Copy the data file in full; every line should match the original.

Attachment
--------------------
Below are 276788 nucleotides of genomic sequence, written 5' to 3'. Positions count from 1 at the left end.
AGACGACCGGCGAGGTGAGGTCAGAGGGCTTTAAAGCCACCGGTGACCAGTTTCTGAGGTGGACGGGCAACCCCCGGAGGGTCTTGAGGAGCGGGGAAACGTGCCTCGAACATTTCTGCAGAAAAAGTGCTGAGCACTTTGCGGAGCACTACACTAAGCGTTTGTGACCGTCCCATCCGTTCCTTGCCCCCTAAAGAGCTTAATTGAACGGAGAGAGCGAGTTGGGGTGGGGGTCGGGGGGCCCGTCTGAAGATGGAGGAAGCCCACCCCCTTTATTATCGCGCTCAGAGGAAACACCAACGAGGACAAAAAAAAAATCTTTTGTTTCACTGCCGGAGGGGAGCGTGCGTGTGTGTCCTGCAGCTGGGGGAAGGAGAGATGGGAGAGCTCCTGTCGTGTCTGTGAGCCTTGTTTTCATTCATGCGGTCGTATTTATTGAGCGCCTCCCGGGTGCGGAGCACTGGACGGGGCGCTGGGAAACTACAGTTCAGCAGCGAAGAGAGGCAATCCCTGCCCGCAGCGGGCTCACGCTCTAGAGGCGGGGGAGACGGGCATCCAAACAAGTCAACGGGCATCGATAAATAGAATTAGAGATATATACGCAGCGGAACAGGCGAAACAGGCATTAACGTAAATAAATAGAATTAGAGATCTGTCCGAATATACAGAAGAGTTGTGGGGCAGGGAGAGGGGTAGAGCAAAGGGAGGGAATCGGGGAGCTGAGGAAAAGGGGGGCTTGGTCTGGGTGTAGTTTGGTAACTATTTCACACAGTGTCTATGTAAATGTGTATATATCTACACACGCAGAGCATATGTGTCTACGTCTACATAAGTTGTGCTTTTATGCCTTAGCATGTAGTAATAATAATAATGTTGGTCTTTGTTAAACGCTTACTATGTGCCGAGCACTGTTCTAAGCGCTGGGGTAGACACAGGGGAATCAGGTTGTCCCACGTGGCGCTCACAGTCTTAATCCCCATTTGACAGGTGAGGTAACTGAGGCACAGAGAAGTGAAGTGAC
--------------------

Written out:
Below are 276788 nucleotides of genomic sequence, written 5' to 3'. Positions count from 1 at the left end.
AGACGACCGGCGAGGTGAGGTCAGAGGGCTTTAAAGCCACCGGTGACCAGTTTCTGAGGTGGACGGGCAACCCCCGGAGGGTCTTGAGGAGCGGGGAAACGTGCCTCGAACATTTCTGCAGAAAAAGTGCTGAGCACTTTGCGGAGCACTACACTAAGCGTTTGTGACCGTCCCATCCGTTCCTTGCCCCCTAAAGAGCTTAATTGAACGGAGAGAGCGAGTTGGGGTGGGGGTCGGGGGGCCCGTCTGAAGATGGAGGAAGCCCACCCCCTTTATTATCGCGCTCAGAGGAAACACCAACGAGGACAAAAAAAAAATCTTTTGTTTCACTGCCGGAGGGGAGCGTGCGTGTGTGTCCTGCAGCTGGGGGAAGGAGAGATGGGAGAGCTCCTGTCGTGTCTGTGAGCCTTGTTTTCATTCATGCGGTCGTATTTATTGAGCGCCTCCCGGGTGCGGAGCACTGGACGGGGCGCTGGGAAACTACAGTTCAGCAGCGAAGAGAGGCAATCCCTGCCCGCAGCGGGCTCACGCTCTAGAGGCGGGGGAGACGGGCATCCAAACAAGTCAACGGGCATCGATAAATAGAATTAGAGATATATACGCAGCGGAACAGGCGAAACAGGCATTAACGTAAATAAATAGAATTAGAGATCTGTCCGAATATACAGAAGAGTTGTGGGGCAGGGAGAGGGGTAGAGCAAAGGGAGGGAATCGGGGAGCTGAGGAAAAGGGGGGCTTGGTCTGGGTGTAGTTTGGTAACTATTTCACACAGTGTCTATGTAAATGTGTATATATCTACACACGCAGAGCATATGTGTCTACGTCTACATAAGTTGTGCTTTTATGCCTTAGCATGTAGTAATAATAATAATGTTGGTCTTTGTTAAACGCTTACTATGTGCCGAGCACTGTTCTAAGCGCTGGGGTAGACACAGGGGAATCAGGTTGTCCCACGTGGCGCTCACAGTCTTAATCCCCATTTGACAGGTGAGGTAACTGAGGCACAGAGAAGTGAAGTGAC